Drunk Tank Pink Image
Metascore
82

Universal acclaim - based on 21 Critic Reviews What's this?

User Score
8.0

Generally favorable reviews- based on 33 Ratings

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  • Summary: The second full-length release for the British post-punk band was produced by James Ford.
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Score distribution:
  1. Positive: 20 out of 21
  2. Negative: 0 out of 21
  1. 100
    This is massive leap on from ‘Songs Of Praise’ – ‘Drunk Tank Pink’ is more ambitious and more accomplished than its predecessor, showcasing a band brimming both with ideas and the confidence to pull them off. ... ‘Drunk Tank Pink’ confirms Shame’s status as one of the most exciting bands at the forefront of British music.
  2. 83
    Drunk Tank Pink is a beautiful demonstration of how musical rebellion and fury need not be explicitly lyrically tied to the current moment to speak directly to those living through it.
  3. Uncut
    Jan 11, 2021
    80
    Drunk Tank Pink triumphs. No less do-or-die in their commitment, these songs are less determinedly dense. [Feb 2021, p.35]
  4. Jan 14, 2021
    80
    The latter half of the record segues together without pausing to come up for air - and you can bet your bottom dollar that once ‘all this’ has blown over and live music returns, these tracks will come into their own. Until then, crank up the volume and stomp around your prison cell.
  5. Jan 19, 2021
    80
    It’s not one for complacent listening as they are quick to pull the carpet from under you. Songs have a tendency to morph into storms. It’s turbulent, but also exhilarating. You can not help but feel rejuvenated after listening to it. With this record there’s certainly a good time to be had.
  6. Jan 14, 2021
    78
    For the most part, you also won’t find the simplistic catchiness of their debut, but that’s not the point of their second LP. Shame are in a different, increasingly dejected headspace, and they poured their anxieties into a more considered album. Drunk Tank Pink is more varied in pace and inspiration.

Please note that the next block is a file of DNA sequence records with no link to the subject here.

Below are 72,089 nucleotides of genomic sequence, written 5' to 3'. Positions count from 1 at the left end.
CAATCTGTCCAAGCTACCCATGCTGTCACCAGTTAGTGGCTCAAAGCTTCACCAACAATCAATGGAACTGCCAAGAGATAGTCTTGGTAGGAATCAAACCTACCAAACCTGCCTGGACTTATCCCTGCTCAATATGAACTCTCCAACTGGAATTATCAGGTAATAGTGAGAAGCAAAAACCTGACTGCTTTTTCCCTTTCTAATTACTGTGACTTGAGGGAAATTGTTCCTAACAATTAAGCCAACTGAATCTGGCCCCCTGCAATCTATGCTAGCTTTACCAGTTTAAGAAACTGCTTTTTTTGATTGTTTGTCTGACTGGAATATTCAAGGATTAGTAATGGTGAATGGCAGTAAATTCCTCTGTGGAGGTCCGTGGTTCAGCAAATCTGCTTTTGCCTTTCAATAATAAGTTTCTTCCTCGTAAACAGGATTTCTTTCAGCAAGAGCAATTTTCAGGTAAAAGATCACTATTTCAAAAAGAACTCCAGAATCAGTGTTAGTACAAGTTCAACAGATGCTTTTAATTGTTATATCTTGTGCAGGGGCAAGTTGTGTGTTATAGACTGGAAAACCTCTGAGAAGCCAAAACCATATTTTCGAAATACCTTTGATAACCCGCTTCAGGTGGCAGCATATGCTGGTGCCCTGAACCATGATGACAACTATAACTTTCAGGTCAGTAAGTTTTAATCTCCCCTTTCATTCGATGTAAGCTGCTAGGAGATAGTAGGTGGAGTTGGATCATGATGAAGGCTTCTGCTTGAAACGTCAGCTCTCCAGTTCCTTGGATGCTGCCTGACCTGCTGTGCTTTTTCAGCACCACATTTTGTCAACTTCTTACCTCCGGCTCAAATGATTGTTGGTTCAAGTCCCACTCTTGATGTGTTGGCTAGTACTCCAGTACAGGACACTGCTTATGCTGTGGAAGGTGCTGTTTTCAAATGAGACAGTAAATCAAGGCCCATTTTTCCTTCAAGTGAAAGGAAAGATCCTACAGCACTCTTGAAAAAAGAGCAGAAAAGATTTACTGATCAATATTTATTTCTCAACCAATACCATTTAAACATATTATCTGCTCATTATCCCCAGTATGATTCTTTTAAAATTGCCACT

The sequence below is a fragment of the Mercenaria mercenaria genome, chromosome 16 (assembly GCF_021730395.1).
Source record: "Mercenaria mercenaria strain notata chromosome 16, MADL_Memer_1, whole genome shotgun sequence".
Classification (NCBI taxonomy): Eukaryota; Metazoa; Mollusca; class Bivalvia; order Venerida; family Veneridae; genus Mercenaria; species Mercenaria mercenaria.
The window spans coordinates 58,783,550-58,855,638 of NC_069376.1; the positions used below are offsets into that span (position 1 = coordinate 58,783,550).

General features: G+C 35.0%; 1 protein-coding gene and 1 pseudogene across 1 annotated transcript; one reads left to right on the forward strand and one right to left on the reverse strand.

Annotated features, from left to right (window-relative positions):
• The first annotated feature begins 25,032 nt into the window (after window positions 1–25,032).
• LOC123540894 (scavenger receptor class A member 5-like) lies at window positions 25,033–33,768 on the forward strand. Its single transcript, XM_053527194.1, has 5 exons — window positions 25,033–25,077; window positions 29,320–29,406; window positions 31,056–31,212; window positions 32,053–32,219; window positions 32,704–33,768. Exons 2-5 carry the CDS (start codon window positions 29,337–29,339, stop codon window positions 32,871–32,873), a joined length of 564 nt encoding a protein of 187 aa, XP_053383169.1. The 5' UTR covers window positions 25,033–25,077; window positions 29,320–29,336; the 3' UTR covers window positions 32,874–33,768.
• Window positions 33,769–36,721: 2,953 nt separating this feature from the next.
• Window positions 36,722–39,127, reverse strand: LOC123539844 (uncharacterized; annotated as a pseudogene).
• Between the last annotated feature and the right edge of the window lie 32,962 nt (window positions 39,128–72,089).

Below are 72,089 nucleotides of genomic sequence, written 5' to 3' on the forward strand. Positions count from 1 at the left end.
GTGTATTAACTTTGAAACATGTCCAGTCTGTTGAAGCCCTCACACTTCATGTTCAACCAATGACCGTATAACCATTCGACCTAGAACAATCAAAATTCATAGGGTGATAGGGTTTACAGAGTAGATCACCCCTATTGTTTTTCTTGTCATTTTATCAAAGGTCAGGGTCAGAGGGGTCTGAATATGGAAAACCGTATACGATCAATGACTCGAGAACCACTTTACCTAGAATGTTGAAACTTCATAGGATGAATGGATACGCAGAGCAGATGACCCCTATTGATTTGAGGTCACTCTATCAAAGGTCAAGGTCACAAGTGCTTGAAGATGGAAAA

7. Jan 14, 2021
    60
    Drunk Tank Pink is best when it shifts towards something more soft-focused.

See all 21 Critic Reviews

Score distribution:
  1. Positive: 6 out of 8
  2. Negative: 0 out of 8
  1. Jan 15, 2021
    10
    and a good album and well matured with great guitar riffs and much better than the first album
  2. Jan 22, 2021
    8
    Very well produced post-punk record, that contains some of their best material yet.
  3. Feb 4, 2021
    8
    I was a huge fan of their debut. Since then, their contemporaries IDLES and Fontaines DC have both released 2 albums each striking while theI was a huge fan of their debut. Since then, their contemporaries IDLES and Fontaines DC have both released 2 albums each striking while the iron was hot and it seemed like Shame would take forever to release a follow up to "Songs of Praise" but here it is and "Drunk Tank Pink" has been worth the wait. What strikes me most about this album is how intricate the songs are. This isn't wrecking ball punk and obviously the vocals aside it sounds more like New York post punk than anything to come out of Western Europe recently. The songs are made up of lots of different riffs and parts driven on by an incredible drumming performance with Charlie Steen's vocals railing vocals on top. The whole band play their own parts to perfection, defying logic by all fitting together brilliantly to make some of the most melodic rock I've heard in a while. Of course it has a few questionable moments and there is a section at the start of the final third of the album where I felt the quality dips a bit. Still, overall it's a record that reveals the work that went it to it with multiple listens and I have to admit many of the finer details passed me by the first couple of time I put this on. Its early doors but if I hear many better albums than this in 2021 then it will be a vintage year. Expand
  4. Jan 15, 2021
    7
    While still having the boyish nature of Songs of Praise, Shame expand their sound massively in this record. Fantastic vocal delivery, and hugeWhile still having the boyish nature of Songs of Praise, Shame expand their sound massively in this record. Fantastic vocal delivery, and huge improvement musically. The influence "Squid" had on quite a few of these songs is very clear, but its still done well. Production did become oversaturated multiple times however. Expand
  5. Feb 3, 2021
    7
    Captivating stuff. I did like the fact that they evolved their sound (although, to my taste, this is a little bit too much of a post-punkCaptivating stuff. I did like the fact that they evolved their sound (although, to my taste, this is a little bit too much of a post-punk revival). "Station Wagon" is the real standout in the album. The fact that it is the closing track makes you want to play Drunk Tank Pink all over again. Expand
  6. Jan 20, 2021
    6
    Potential is clear but sound doesn't quite connect with me. Born in Luton and Station Wagon were the real standouts to me.
  7. Mar 4, 2021
    5
    Beating the sophomore jinx by the skin of their teeth, hard stylistic turns and experimentation sound more like exit strategies of deliveringBeating the sophomore jinx by the skin of their teeth, hard stylistic turns and experimentation sound more like exit strategies of delivering the impossible: an album as good as their debut, Songs Of Praise. The songs here sound thrown together. Even ace producer James Ford can't stop nearly every song that's stars with a sizzle from ending with a fizzle. ("Alphabet", "Born In Luton") Expand

See all 8 User Reviews